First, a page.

Long-time predictability in disordered spin systems following a deep quench

J. Ye, R. Gheissari, J. Machta, Charles Newman, D. L. Stein

Research output: Contribution to journalArticle

Abstract

We study the problem of predictability, or "nature vs nurture," in several disordered Ising spin systems evolving at zero temperature from a random initial state: How much does the final state depend on the information contained in the initial state, and how much depends on the detailed history of the system? Our numerical studies of the "dynamical order parameter" in Edwards-Anderson Ising spin glasses and random ferromagnets indicate that the influence of the initial state decays as dimension increases. Similarly, this same order parameter for the Sherrington-Kirkpatrick infinite-range spin glass indicates that this information decays as the number of spins increases. Based on these results, we conjecture that the influence of the initial state on the final state decays to zero in finite-dimensional random-bond spin systems as dimension goes to infinity, regardless of the presence of frustration. We also study the rate at which spins "freeze out" to a final state as a function of dimensionality and number of spins; here the results indicate that the number of "active" spins at long times increases with dimension (for short-range systems) or number of spins (for infinite-range systems). We provide theoretical arguments to support these conjectures, and also study analytically several mean-field models: the random energy model, the uniform Curie-Weiss ferromagnet, and the disordered Curie-Weiss ferromagnet. We find that for these models, the information contained in the initial state does not decay in the thermodynamic limit - in fact, it fully determines the final state. Unlike in short-range models, the presence of frustration in mean-field models dramatically alters the dynamical behavior with respect to the issue of predictability.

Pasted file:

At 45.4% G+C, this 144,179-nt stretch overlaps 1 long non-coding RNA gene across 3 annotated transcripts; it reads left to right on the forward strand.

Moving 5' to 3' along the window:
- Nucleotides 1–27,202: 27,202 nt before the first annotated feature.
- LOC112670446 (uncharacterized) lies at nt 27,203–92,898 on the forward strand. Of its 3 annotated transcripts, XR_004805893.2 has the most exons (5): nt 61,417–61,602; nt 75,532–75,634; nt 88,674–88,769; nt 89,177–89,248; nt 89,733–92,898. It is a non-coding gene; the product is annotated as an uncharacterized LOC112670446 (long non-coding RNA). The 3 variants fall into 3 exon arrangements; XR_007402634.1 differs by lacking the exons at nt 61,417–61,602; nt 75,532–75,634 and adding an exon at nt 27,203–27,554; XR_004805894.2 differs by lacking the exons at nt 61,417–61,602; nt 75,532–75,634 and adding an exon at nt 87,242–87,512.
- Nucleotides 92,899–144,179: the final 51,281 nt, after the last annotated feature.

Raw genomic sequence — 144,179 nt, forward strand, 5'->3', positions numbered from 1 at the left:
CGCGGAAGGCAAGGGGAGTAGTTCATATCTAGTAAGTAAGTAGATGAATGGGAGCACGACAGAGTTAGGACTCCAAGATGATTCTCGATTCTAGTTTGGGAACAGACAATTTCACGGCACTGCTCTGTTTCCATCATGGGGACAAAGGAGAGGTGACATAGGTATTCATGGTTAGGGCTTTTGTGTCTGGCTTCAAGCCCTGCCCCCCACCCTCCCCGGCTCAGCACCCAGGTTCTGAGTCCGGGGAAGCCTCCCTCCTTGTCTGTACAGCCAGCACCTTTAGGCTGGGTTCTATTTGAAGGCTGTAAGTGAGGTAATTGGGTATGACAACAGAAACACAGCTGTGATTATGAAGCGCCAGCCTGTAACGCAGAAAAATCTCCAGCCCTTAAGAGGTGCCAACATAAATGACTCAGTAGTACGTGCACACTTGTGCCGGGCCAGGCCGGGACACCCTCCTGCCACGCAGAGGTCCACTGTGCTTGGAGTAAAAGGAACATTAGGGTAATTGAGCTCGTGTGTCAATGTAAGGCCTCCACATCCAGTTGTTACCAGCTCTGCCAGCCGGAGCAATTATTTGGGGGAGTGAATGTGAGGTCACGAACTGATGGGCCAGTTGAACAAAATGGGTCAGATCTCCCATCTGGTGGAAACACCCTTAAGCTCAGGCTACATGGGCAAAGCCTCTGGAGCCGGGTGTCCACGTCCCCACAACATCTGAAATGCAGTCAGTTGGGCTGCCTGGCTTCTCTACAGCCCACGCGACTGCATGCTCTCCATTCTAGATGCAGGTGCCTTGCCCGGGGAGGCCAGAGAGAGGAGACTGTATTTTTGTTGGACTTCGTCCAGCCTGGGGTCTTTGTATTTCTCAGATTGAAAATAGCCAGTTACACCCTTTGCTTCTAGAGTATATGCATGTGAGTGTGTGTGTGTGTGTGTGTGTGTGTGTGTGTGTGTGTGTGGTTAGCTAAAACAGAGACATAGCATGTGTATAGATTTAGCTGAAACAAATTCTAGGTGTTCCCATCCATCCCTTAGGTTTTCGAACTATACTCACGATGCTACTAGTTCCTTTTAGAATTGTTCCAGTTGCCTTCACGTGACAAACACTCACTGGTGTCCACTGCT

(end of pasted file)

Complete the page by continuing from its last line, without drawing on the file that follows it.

Original languageEnglish (US)
Article number042101
JournalPhysical Review E - Statistical, Nonlinear, and Soft Matter Physics
Volume95
Issue number4
DOIs
StatePublished - Apr 4 2017

Fingerprint

Disordered Systems
Spin Systems
Predictability
Ferromagnet
Decay
Frustration
Mean-field Model
Spin Glass
Ising
Order Parameter
Range of data
decay
frustration
spin glass
Energy Model
Zero
Thermodynamic Limit
Dynamical Behavior
Dimensionality
Numerical Study

ASJC Scopus subject areas

  • Statistical and Nonlinear Physics
  • Statistics and Probability
  • Condensed Matter Physics

Cite this

Long-time predictability in disordered spin systems following a deep quench. / Ye, J.; Gheissari, R.; Machta, J.; Newman, Charles; Stein, D. L.

In: Physical Review E - Statistical, Nonlinear, and Soft Matter Physics, Vol. 95, No. 4, 042101, 04.04.2017.

Research output: Contribution to journalArticle

@article{025c5adfe006455e925a453254027223,
title = "Long-time predictability in disordered spin systems following a deep quench",
abstract = "We study the problem of predictability, or {"}nature vs nurture,{"} in several disordered Ising spin systems evolving at zero temperature from a random initial state: How much does the final state depend on the information contained in the initial state, and how much depends on the detailed history of the system? Our numerical studies of the {"}dynamical order parameter{"} in Edwards-Anderson Ising spin glasses and random ferromagnets indicate that the influence of the initial state decays as dimension increases. Similarly, this same order parameter for the Sherrington-Kirkpatrick infinite-range spin glass indicates that this information decays as the number of spins increases. Based on these results, we conjecture that the influence of the initial state on the final state decays to zero in finite-dimensional random-bond spin systems as dimension goes to infinity, regardless of the presence of frustration. We also study the rate at which spins {"}freeze out{"} to a final state as a function of dimensionality and number of spins; here the results indicate that the number of {"}active{"} spins at long times increases with dimension (for short-range systems) or number of spins (for infinite-range systems). We provide theoretical arguments to support these conjectures, and also study analytically several mean-field models: the random energy model, the uniform Curie-Weiss ferromagnet, and the disordered Curie-Weiss ferromagnet. We find that for these models, the information contained in the initial state does not decay in the thermodynamic limit - in fact, it fully determines the final state. Unlike in short-range models, the presence of frustration in mean-field models dramatically alters the dynamical behavior with respect to the issue of predictability.",